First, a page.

Between July 1997 and March 1998 Prof. Mary Corcoran at Maynooth University conducted twenty-three in-depth interviews with returning Irish emigrants, mostly in the Dublin region (two were conducted in the midlands and one in the south-east). Seventeen of these interview transcripts have been deposited in the Irish Qualitative Data Archive and made available in the DRI as the Returning Irish Migrants collection. Stipulation for selection was that participants must have left Ireland in the 1980s and returned in the 1990s.
Interviews with respondents lasted approximately one-and-a-half hours and covered a range of issues including the following broad themes:
• Reasons for leaving
• Initial experience abroad / first position secured
• Goal setting and goal attainment
• Economic, social and cultural adjustment problems
• Assessment of quality of life
• Cultural capital resources
• Self-identity and ethnic self-identification
• Decision to return to Ireland and adjustment problems on return
• Perception of changes in Irish society
• Assessment of current quality of life
• Maintenance of connections with people abroad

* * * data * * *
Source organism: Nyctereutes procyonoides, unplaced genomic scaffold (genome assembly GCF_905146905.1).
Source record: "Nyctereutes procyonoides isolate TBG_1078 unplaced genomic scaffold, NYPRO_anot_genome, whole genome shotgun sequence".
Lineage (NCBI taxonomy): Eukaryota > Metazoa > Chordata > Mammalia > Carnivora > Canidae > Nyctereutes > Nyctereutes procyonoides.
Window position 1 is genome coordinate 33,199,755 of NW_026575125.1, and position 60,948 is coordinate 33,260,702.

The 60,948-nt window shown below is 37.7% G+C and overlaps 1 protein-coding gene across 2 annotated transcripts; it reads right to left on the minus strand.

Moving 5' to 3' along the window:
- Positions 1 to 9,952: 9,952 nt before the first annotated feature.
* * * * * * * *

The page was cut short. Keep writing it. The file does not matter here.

Drawing on social networks developed during earlier research on undocumented Irish emigrants in the US in the 1980s, along with familial and occupational networks in Dublin, Prof. Corcoran generated a population frame of returners. In addition, she was able to contact returning emigrants through an advertisement placed in the newsletter of the High Skills Pool distributed to prospective and recently returned emigrants. To broaden the sample she asked each returned emigrant interviewed to refer her to another who was unknown to her and she followed up on some of those referrals. The majority of those interviewed either had advanced educational qualifications before leaving Ireland or had completed advanced - mainly postgraduate - qualifications on their return. So, strictly speaking, this population falls into the relatively privileged category of highly educated emigrants. Of the transcripts deposited in the IQDA, nine are with returning men and nine with returning women (one transcript refers to a husband and wife couple). As a whole, the majority of the interviewees were between the ages of 30 and 40 years. Access to the Returning Irish Migrants collection is through application to the Irish Qualitative Data Archive and is restricted to bona fide researchers and teachers, and to students who are currently registered at a third-level academic institution.